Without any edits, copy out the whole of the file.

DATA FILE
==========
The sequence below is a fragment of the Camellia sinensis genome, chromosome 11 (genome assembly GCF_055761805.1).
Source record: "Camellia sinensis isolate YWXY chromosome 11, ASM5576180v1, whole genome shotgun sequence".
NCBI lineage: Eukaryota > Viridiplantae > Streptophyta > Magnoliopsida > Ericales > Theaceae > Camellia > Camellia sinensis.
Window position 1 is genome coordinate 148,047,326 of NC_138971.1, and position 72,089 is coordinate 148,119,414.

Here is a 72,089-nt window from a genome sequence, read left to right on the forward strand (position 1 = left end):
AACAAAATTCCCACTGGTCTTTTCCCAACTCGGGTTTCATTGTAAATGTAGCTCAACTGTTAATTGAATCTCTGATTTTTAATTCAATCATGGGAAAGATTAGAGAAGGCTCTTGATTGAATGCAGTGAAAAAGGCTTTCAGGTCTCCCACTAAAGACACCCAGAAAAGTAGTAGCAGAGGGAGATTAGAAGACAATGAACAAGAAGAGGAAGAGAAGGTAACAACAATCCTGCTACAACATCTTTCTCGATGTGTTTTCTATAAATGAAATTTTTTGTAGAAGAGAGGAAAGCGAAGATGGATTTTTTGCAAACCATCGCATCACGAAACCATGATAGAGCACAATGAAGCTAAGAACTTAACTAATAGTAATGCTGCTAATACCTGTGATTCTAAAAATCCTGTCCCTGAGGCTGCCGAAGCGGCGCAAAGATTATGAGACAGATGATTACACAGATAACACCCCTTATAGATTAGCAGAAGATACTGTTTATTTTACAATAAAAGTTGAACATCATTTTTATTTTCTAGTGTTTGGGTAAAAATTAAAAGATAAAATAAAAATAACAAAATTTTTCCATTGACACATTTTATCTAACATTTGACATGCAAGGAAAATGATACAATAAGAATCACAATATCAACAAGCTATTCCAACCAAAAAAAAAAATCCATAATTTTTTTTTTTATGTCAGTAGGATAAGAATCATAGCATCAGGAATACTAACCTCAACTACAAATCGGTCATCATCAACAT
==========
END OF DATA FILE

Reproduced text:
The sequence below is a fragment of the Camellia sinensis genome, chromosome 11 (genome assembly GCF_055761805.1).
Source record: "Camellia sinensis isolate YWXY chromosome 11, ASM5576180v1, whole genome shotgun sequence".
NCBI lineage: Eukaryota > Viridiplantae > Streptophyta > Magnoliopsida > Ericales > Theaceae > Camellia > Camellia sinensis.
Window position 1 is genome coordinate 148,047,326 of NC_138971.1, and position 72,089 is coordinate 148,119,414.

Here is a 72,089-nt window from a genome sequence, read left to right on the forward strand (position 1 = left end):
AACAAAATTCCCACTGGTCTTTTCCCAACTCGGGTTTCATTGTAAATGTAGCTCAACTGTTAATTGAATCTCTGATTTTTAATTCAATCATGGGAAAGATTAGAGAAGGCTCTTGATTGAATGCAGTGAAAAAGGCTTTCAGGTCTCCCACTAAAGACACCCAGAAAAGTAGTAGCAGAGGGAGATTAGAAGACAATGAACAAGAAGAGGAAGAGAAGGTAACAACAATCCTGCTACAACATCTTTCTCGATGTGTTTTCTATAAATGAAATTTTTTGTAGAAGAGAGGAAAGCGAAGATGGATTTTTTGCAAACCATCGCATCACGAAACCATGATAGAGCACAATGAAGCTAAGAACTTAACTAATAGTAATGCTGCTAATACCTGTGATTCTAAAAATCCTGTCCCTGAGGCTGCCGAAGCGGCGCAAAGATTATGAGACAGATGATTACACAGATAACACCCCTTATAGATTAGCAGAAGATACTGTTTATTTTACAATAAAAGTTGAACATCATTTTTATTTTCTAGTGTTTGGGTAAAAATTAAAAGATAAAATAAAAATAACAAAATTTTTCCATTGACACATTTTATCTAACATTTGACATGCAAGGAAAATGATACAATAAGAATCACAATATCAACAAGCTATTCCAACCAAAAAAAAAAATCCATAATTTTTTTTTTTATGTCAGTAGGATAAGAATCATAGCATCAGGAATACTAACCTCAACTACAAATCGGTCATCATCAACAT